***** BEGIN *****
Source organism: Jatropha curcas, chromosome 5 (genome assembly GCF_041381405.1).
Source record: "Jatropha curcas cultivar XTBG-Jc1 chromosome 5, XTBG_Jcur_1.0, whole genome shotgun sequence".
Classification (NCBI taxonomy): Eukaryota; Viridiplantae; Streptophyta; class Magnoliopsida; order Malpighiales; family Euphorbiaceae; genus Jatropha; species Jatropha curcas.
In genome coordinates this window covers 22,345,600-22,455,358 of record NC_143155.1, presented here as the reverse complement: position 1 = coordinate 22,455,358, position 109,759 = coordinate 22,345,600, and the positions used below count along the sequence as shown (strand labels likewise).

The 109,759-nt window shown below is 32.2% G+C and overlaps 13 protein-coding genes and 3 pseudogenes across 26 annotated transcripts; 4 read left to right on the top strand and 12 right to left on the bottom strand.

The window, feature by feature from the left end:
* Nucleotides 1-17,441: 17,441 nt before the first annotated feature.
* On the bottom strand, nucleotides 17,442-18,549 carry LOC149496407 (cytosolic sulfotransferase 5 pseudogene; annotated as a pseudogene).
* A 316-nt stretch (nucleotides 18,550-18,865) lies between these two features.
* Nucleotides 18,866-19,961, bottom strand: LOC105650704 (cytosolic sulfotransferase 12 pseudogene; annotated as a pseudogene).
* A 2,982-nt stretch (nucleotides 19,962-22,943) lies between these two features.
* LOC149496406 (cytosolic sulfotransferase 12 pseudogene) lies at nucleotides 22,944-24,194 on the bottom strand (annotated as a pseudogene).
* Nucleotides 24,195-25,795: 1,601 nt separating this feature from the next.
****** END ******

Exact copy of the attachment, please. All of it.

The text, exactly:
Source organism: Jatropha curcas, chromosome 5 (genome assembly GCF_041381405.1).
Source record: "Jatropha curcas cultivar XTBG-Jc1 chromosome 5, XTBG_Jcur_1.0, whole genome shotgun sequence".
Classification (NCBI taxonomy): Eukaryota; Viridiplantae; Streptophyta; class Magnoliopsida; order Malpighiales; family Euphorbiaceae; genus Jatropha; species Jatropha curcas.
In genome coordinates this window covers 22,345,600-22,455,358 of record NC_143155.1, presented here as the reverse complement: position 1 = coordinate 22,455,358, position 109,759 = coordinate 22,345,600, and the positions used below count along the sequence as shown (strand labels likewise).

The 109,759-nt window shown below is 32.2% G+C and overlaps 13 protein-coding genes and 3 pseudogenes across 26 annotated transcripts; 4 read left to right on the top strand and 12 right to left on the bottom strand.

The window, feature by feature from the left end:
* Nucleotides 1-17,441: 17,441 nt before the first annotated feature.
* On the bottom strand, nucleotides 17,442-18,549 carry LOC149496407 (cytosolic sulfotransferase 5 pseudogene; annotated as a pseudogene).
* A 316-nt stretch (nucleotides 18,550-18,865) lies between these two features.
* Nucleotides 18,866-19,961, bottom strand: LOC105650704 (cytosolic sulfotransferase 12 pseudogene; annotated as a pseudogene).
* A 2,982-nt stretch (nucleotides 19,962-22,943) lies between these two features.
* LOC149496406 (cytosolic sulfotransferase 12 pseudogene) lies at nucleotides 22,944-24,194 on the bottom strand (annotated as a pseudogene).
* Nucleotides 24,195-25,795: 1,601 nt separating this feature from the next.